ERIC Number: ED463911
Record Type: Non-Journal
Publication Date: 2002
Reference Count: N/A
Language Shift among the Navajos: Identity Politics and Cultural Continuity.
Despite public discourse affirming the importance of maintaining the Navajo language and despite extensive language maintenance efforts by Navajo schools, the Navajo people are experiencing a rapid shift from Navajo to English. This book draws on fieldwork conducted in the small community of Tsaile, on the Navajo Reservation in northeastern Arizona, and focuses on an ideological component in this language shift. Diverse and contradictory ideologies held by Navajo people about their subordination to the dominant American society have led to language and cultural choices and behaviors that contribute to this language situation and that will continue to erode the language. Language and cultural attitudes are organized around a dichotomy that represents the Navajos and the United States as essentialized opposites. The pervasive existence and consequences of the friction between the ideological positions represented by this dichotomy are substantiated through analysis of the contexts of language use by Navajos in their contemporary institutions, especially schools. The book suggests that the traditional Navajo paradigm valuing harmony and balance offers a way to acknowledge the conflicts and contradictions of life and to create a true and equal bilingualism/biculturalism. (Contains approximately 100 references.) (SV)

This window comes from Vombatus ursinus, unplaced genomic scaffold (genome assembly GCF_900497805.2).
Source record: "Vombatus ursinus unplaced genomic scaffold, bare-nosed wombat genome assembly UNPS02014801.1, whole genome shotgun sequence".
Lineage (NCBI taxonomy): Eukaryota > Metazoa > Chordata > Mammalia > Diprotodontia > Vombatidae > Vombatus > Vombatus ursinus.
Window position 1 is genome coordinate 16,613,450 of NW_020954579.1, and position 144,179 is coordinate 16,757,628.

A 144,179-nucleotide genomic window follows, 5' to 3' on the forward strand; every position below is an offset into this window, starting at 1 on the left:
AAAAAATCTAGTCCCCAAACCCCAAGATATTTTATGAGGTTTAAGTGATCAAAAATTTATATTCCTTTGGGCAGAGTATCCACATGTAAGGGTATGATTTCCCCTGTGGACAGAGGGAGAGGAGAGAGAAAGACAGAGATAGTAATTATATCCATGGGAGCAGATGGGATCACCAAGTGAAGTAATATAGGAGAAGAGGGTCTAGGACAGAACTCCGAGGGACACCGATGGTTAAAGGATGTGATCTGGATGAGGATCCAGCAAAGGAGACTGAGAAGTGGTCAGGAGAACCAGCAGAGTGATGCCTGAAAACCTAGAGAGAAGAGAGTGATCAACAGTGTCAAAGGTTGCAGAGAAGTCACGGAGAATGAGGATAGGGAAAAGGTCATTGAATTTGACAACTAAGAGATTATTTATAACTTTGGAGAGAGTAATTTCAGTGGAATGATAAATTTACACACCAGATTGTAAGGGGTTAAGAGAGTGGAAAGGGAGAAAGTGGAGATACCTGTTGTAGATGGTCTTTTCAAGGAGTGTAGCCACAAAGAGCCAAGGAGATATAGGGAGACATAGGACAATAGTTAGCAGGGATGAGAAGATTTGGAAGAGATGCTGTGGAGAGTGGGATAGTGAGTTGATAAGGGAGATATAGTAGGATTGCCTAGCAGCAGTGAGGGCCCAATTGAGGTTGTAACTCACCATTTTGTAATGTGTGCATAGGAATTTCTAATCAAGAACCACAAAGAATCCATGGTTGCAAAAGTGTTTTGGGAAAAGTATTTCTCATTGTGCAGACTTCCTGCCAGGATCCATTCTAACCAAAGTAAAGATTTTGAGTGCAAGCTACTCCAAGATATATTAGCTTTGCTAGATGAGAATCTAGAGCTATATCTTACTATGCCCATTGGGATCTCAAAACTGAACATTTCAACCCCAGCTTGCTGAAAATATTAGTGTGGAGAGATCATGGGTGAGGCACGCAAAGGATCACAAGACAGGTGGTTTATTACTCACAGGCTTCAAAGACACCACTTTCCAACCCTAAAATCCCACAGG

Descriptors: Acculturation, American Indian Culture, American Indian Education, Bilingual Education, Cultural Maintenance, Culturally Relevant Education, Elementary Secondary Education, Ethnicity, Ideology, Language Attitudes, Language Maintenance, Language Usage, Native Language Instruction, Navajo, Navajo (Nation), Nonformal Education, Social Environment
University of Arizona Press, 355 S. Euclid, Ste. 103, Tucson, AZ 85719 ($35). Tel: 800-426-3797 (Toll Free). Web site: http://www.uapress.arizona.edu.
Publication Type: Books; Reports - Research
Education Level: N/A
Sponsor: American Philosophical Society, Philadelphia, PA.; Arizona Univ., Tucson. Dept. of Anthropology.
Authoring Institution: N/A